How to Use It
Apple cider vinegar is very strong and, as we mentioned, can cause chemical burns. For this reason, it should always be diluted with water first before applying it to the skin—generally, a ratio of one part apple cider vinegar to four parts water.
Like many, Sophia Roe, a natural-beauty expert, holistic chef, and member of The Vitamin Shoppe Wellness Council, recommends using it as a toner. "It’s a beauty product–saturated world we live in," Roe explains, "So many are using multiple cleansers, masks, etc. Over time, this can disrupt the skin's natural defenses." Once that happens, you open your skin up to things like breakouts and dry skin. "Using ACV as a quick toner is a great way to restore the skin's natural defenses, remove excess dirt, and helps fight against acne,” she says.
Cosmetic chemist Ginger King, CEO of Grace Kingdom Beauty, concurs. "It's been used as a toner due to its acidity," she says, "and dilution is recommended, especially for sensitive skin."
"Apple cider vinegar is remarkable at fighting acne-causing bacteria and helps to reduce the appearance of both pimples and scars," Valerie Grandury, founder of Odacité, says. Her recommendation is to use it as an overnight spot treatment by mixing a bit of it with a powder mask like Odacité Synergie Immediate Skin Perfecting Mask ($64) until it forms a poultice, then applying it to your blemish and leaving it on overnight.
The Best Products With Apple Cider Vinegar
This is just your standard bottle of apple cider vinegar—good for drinking or use in at-home skincare remedies.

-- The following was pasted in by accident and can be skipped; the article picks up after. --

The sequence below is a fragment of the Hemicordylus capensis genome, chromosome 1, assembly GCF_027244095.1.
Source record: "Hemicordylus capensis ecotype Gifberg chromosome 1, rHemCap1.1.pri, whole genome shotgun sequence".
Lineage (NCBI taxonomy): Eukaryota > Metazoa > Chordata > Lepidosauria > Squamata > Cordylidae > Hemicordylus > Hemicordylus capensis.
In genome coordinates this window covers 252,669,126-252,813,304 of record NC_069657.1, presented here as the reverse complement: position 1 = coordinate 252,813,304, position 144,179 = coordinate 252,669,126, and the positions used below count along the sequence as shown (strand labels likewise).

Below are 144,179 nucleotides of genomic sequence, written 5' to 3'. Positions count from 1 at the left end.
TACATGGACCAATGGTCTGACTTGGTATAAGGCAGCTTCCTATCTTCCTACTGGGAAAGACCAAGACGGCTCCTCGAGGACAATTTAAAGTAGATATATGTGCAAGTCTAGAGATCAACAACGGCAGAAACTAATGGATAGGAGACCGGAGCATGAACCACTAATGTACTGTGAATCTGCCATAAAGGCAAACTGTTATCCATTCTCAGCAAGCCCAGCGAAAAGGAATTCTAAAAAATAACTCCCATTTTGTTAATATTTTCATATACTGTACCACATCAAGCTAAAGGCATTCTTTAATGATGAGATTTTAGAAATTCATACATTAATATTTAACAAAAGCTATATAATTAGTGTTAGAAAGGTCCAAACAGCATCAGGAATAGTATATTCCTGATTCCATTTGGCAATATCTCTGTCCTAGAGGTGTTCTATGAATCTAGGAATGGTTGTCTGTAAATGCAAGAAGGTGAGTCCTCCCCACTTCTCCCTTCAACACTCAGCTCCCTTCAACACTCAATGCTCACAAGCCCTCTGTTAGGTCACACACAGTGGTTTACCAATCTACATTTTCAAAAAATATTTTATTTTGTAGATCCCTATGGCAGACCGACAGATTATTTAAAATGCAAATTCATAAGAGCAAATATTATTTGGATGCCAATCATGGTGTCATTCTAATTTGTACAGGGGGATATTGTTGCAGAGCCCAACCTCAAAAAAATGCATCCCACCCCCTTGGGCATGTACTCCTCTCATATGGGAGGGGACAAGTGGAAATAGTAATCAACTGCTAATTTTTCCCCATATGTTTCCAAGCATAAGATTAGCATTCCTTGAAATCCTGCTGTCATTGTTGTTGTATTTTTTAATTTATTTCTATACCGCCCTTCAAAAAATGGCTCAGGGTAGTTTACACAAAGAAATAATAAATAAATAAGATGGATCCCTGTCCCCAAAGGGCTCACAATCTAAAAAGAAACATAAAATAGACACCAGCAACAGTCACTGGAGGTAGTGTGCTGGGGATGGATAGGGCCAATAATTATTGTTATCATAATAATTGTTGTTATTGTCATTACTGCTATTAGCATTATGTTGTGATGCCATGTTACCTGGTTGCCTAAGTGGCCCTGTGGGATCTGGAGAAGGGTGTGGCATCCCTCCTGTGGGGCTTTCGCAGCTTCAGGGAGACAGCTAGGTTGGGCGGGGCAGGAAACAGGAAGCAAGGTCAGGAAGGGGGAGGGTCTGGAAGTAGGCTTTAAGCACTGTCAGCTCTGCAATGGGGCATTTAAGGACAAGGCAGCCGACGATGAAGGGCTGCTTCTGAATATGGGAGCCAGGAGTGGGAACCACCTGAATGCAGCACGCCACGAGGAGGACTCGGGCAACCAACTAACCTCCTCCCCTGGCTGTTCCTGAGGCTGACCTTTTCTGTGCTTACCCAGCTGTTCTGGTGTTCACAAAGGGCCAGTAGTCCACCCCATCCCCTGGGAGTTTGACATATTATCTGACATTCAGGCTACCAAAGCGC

Made for people with oily and problematic skin, this toner is extremely potent thanks to its inclusion of not only apple cider vinegar, but glycolic and salicylic acids. If you have lots of acne or need a more intense toner, this is a good option to look into.
Apple cider vinegar isn't the kind of ingredient that needs to be reserved for your face—in fact, this rinse from dpHUE is a beauty editor favorite. Although some choose to make their own rinses from ACV, this one is fortified with aloe and lavender meant to repair and cleanse the scalp. It also doesn't strip your scalp of the natural oils that keep it healthy.
Dermatological peels aren't one-size-fits-all, but when it comes to peel pads we too often forget that. Luckily, these apple cider vinegar-based peel pads are meant for everyday, so they're gentle enough that if you have sensitive skin you can use them occasionally. You should start with once or twice a week, as the brand recommends, but if you have tougher skin you can go up from there.
Marie Veronique is an esthetician-favorite brand, and kind of a queen of serums. So her collaboration with skincare specialist Kristina Holey comes as no surprise, but is exciting regardless. This particular serum contains AHAs, BHAs, and vitamins B5 and B3 in order to decongest your skin and bring it to tip-top shape.
Meow Meow Tweet is another natural brand that picked up on apple cider vinegar's potential detoxifying, exfoliating, and anti-acneic properties—properties which make it perfect for use in toners.
This foam cleanser uses apple cider vinegar and willow bark to cleanse your skin gently but effectively, and manages to balance the pH of your skin while doing so.
Tang SC, Yang JH. Dual effects of alpha-hydroxy acids on the skin. Molecules. 2018;23(4):863. doi:10.3390/molecules23040863
Bunick CG, Lott JP, Warren CB, Galan A, Bolognia J, King BA. Chemical burn from topical apple cider vinegar. J Am Acad Dermatol. 2012;67(4):e143-e144. doi:10.1016/j.jaad.2011.11.934